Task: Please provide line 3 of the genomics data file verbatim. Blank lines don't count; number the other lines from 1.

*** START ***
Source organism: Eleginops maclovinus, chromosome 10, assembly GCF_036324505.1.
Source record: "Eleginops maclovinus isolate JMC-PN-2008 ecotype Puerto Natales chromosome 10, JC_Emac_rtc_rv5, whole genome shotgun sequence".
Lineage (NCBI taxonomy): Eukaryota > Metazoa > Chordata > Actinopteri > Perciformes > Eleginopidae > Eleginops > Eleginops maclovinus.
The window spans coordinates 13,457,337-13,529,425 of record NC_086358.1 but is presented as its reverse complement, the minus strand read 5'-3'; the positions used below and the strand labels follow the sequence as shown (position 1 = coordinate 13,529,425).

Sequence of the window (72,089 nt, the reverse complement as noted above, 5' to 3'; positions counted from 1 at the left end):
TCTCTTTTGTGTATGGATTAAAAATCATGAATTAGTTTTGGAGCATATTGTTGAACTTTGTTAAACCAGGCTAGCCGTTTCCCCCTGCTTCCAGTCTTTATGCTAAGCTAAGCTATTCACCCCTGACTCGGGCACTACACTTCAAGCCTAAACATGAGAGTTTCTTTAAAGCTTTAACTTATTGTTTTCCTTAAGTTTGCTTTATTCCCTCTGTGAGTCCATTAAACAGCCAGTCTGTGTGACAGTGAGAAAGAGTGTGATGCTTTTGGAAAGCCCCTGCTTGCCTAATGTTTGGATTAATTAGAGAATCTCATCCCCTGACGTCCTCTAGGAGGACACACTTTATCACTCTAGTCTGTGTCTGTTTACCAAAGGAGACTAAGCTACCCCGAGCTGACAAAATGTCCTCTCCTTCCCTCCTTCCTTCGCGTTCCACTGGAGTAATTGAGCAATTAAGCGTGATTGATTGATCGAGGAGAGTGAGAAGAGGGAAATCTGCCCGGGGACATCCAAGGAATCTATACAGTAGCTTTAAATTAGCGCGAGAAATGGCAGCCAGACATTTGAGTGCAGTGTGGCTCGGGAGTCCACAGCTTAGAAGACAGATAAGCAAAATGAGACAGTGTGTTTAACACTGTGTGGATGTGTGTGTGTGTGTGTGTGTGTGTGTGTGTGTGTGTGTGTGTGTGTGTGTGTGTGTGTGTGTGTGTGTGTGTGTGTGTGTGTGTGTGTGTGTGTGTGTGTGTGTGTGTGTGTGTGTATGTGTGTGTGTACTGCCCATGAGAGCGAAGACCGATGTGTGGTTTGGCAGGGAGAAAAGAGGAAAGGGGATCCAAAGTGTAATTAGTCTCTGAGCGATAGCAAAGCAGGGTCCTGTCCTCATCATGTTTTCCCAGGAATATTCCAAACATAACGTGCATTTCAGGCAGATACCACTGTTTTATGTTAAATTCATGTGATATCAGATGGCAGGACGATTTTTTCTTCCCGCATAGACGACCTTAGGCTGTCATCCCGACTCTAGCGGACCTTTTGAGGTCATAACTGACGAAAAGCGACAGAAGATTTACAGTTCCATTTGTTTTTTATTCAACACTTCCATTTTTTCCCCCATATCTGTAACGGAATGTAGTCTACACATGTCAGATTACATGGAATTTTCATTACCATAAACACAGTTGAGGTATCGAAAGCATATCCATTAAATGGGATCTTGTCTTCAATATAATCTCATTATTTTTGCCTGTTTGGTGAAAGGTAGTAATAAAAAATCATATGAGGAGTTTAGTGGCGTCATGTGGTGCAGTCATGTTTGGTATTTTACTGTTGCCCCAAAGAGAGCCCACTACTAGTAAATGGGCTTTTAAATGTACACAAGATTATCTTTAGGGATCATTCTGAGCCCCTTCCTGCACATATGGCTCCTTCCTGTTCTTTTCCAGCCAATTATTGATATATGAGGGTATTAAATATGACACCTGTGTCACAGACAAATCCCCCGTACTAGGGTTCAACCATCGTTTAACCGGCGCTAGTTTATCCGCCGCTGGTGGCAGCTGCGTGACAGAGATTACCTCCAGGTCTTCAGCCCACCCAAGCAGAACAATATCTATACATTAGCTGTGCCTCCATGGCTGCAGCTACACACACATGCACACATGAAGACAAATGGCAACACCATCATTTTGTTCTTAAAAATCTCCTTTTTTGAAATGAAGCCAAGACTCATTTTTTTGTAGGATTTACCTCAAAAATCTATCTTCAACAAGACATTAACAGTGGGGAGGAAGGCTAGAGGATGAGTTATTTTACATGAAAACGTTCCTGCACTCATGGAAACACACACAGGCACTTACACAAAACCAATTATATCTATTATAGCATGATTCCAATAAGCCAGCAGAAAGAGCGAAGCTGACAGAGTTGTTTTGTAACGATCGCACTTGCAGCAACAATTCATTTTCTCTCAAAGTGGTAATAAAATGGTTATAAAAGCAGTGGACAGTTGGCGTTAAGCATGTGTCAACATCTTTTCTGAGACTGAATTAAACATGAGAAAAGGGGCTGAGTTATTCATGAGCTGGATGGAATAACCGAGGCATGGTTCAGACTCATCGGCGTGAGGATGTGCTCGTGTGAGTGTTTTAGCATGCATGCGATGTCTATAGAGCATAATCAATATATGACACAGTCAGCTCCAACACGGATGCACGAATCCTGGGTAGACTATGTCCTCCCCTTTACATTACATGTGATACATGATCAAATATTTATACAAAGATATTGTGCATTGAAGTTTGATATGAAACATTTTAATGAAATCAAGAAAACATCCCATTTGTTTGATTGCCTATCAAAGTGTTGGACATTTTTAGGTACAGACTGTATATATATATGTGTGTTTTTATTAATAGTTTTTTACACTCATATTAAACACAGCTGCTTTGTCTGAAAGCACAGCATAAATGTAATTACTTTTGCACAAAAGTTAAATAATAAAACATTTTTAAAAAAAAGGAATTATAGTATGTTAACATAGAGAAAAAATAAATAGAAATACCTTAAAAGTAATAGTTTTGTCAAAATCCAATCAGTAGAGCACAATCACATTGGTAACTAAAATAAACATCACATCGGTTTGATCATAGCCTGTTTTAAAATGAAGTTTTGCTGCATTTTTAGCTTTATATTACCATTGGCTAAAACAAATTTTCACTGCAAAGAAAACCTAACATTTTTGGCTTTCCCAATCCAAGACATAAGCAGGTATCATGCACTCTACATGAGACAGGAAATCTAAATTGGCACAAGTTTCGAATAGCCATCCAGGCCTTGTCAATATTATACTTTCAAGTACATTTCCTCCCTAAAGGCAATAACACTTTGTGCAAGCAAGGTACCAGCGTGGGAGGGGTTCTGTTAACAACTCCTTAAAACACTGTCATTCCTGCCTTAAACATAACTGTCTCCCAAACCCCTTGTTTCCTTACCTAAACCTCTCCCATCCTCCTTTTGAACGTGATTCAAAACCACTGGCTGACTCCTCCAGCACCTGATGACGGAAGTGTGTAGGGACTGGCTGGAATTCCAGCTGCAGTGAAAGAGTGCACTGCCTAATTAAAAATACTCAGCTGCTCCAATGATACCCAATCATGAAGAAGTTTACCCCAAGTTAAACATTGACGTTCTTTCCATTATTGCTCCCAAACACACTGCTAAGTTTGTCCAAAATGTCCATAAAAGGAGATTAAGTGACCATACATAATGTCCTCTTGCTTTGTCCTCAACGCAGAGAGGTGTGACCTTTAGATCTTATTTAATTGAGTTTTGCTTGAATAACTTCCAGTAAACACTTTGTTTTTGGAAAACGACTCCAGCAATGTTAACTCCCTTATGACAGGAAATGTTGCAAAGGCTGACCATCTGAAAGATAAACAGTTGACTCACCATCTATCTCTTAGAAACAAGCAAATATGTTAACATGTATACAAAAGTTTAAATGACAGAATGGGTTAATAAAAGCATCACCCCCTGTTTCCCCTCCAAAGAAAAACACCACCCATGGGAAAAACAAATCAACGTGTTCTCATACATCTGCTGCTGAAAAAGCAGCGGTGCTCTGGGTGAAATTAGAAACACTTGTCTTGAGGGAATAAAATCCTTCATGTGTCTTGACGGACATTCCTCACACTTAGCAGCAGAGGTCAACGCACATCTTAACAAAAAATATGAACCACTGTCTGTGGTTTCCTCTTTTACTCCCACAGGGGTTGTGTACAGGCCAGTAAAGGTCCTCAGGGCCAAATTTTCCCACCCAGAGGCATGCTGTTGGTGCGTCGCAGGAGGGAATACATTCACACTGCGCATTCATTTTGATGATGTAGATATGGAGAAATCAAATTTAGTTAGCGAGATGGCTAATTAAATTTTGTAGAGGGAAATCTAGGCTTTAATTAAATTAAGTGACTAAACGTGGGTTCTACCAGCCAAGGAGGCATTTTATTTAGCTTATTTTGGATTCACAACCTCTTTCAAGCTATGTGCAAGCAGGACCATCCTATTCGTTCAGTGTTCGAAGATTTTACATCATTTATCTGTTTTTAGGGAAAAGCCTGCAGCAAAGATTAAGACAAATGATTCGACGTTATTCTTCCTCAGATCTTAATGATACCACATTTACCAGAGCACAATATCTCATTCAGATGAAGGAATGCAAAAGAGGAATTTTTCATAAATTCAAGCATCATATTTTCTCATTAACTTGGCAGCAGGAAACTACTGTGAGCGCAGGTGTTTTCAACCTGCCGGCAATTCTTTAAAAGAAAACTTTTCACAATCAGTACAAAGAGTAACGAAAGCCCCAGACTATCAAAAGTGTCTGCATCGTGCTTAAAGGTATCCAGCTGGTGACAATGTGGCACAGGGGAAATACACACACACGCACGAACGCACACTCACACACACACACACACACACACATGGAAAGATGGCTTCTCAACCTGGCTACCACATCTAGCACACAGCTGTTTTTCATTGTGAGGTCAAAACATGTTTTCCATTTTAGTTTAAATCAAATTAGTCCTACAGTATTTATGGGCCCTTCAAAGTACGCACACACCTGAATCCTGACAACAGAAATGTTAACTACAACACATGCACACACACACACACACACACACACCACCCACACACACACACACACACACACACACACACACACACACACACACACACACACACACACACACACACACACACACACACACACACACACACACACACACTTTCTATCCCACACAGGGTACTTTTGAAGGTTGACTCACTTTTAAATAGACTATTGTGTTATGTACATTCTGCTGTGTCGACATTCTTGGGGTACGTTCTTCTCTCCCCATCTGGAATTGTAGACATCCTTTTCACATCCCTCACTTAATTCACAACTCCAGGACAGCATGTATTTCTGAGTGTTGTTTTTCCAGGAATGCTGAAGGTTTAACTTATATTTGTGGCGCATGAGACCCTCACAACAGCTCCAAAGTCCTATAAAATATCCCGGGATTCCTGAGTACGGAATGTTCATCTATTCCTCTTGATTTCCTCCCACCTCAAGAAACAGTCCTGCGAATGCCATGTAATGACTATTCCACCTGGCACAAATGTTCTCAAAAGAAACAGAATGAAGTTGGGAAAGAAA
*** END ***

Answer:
Lineage (NCBI taxonomy): Eukaryota > Metazoa > Chordata > Actinopteri > Perciformes > Eleginopidae > Eleginops > Eleginops maclovinus.